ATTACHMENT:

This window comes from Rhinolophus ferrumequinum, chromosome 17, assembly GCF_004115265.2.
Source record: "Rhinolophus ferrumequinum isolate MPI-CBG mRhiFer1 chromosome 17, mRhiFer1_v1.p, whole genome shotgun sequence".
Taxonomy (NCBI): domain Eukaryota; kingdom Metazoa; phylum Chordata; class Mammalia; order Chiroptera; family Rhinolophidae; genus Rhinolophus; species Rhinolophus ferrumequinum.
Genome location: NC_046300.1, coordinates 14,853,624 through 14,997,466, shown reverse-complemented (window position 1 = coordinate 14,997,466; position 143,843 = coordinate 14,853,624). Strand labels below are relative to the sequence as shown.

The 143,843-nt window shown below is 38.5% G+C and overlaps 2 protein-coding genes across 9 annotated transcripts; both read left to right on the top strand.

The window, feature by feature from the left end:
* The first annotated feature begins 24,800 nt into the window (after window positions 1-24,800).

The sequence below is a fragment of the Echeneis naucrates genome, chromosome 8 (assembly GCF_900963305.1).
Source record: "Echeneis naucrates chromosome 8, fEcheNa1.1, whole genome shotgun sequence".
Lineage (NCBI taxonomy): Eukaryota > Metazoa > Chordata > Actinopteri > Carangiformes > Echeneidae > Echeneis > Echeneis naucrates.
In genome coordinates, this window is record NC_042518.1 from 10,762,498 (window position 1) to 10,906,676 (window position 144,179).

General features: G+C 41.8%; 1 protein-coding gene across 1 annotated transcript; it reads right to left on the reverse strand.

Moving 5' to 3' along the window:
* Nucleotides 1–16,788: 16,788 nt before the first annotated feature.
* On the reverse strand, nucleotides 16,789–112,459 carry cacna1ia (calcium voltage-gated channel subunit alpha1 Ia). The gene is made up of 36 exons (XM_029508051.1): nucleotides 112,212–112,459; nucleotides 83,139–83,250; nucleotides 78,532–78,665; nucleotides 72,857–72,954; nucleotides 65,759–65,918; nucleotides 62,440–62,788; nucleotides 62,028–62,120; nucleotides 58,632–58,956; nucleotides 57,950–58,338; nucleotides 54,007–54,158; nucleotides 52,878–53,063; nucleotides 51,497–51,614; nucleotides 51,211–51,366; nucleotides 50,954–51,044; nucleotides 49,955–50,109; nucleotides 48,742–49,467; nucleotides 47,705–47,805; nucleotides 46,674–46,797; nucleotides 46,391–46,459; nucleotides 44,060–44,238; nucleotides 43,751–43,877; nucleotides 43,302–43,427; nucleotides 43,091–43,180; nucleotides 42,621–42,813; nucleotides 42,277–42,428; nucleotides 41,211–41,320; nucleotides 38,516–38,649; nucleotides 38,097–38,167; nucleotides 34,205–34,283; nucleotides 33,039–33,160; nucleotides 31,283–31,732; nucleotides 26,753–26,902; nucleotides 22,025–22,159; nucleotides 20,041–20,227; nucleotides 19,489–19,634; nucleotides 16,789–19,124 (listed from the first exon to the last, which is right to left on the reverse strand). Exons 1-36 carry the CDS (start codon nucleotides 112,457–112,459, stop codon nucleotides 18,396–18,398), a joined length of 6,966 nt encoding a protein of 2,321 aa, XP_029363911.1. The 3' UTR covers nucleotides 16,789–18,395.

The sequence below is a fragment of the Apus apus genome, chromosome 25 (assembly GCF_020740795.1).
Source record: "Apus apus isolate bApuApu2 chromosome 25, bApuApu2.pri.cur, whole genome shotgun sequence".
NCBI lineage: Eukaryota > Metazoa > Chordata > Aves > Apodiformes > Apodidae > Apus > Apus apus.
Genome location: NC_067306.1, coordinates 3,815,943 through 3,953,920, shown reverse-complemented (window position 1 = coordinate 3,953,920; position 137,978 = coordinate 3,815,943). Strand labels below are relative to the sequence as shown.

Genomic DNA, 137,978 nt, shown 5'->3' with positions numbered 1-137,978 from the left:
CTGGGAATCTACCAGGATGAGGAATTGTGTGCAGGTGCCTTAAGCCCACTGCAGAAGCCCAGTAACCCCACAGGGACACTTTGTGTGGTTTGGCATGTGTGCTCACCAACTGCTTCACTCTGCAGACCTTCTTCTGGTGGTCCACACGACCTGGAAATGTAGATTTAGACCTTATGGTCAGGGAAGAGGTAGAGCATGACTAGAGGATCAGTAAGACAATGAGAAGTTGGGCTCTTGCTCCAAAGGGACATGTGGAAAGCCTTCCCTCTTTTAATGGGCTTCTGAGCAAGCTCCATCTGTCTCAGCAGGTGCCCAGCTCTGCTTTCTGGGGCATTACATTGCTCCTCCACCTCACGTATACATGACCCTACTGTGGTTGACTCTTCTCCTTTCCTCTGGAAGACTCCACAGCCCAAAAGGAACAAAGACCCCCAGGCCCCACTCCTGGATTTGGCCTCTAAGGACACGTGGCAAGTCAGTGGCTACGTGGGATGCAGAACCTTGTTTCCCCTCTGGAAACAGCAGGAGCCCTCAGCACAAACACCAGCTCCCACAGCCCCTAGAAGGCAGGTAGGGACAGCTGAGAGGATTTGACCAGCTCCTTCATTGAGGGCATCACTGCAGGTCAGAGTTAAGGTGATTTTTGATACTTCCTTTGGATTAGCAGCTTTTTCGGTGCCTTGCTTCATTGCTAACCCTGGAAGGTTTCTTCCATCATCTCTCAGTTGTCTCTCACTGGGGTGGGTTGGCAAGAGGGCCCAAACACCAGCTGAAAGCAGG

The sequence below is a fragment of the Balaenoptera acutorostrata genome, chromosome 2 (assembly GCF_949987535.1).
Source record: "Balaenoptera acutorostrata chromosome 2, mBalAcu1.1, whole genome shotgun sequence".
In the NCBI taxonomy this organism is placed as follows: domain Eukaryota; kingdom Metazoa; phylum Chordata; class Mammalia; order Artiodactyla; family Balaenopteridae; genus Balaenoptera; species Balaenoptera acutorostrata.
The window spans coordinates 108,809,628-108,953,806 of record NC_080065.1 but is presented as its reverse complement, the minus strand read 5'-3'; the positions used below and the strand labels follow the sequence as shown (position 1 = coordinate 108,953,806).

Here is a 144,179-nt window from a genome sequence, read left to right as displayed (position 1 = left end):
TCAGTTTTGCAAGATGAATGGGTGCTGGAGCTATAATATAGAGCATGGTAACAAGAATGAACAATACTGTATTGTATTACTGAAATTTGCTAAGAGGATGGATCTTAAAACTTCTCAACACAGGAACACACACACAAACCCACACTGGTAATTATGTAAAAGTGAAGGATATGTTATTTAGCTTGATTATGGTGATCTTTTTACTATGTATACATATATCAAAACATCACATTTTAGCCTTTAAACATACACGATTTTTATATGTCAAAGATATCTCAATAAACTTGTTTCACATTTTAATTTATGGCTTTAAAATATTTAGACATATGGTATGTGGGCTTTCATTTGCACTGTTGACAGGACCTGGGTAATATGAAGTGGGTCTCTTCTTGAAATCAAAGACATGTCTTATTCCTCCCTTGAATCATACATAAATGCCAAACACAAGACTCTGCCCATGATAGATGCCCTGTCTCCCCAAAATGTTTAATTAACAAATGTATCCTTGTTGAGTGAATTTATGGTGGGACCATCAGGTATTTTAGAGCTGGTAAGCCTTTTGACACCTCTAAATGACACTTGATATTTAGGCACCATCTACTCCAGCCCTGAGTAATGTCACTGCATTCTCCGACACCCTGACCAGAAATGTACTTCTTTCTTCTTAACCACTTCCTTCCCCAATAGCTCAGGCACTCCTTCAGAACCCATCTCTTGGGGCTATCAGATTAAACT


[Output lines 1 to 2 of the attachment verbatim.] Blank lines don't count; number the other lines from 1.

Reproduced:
This window comes from Rhinolophus ferrumequinum, chromosome 17, assembly GCF_004115265.2.
Source record: "Rhinolophus ferrumequinum isolate MPI-CBG mRhiFer1 chromosome 17, mRhiFer1_v1.p, whole genome shotgun sequence".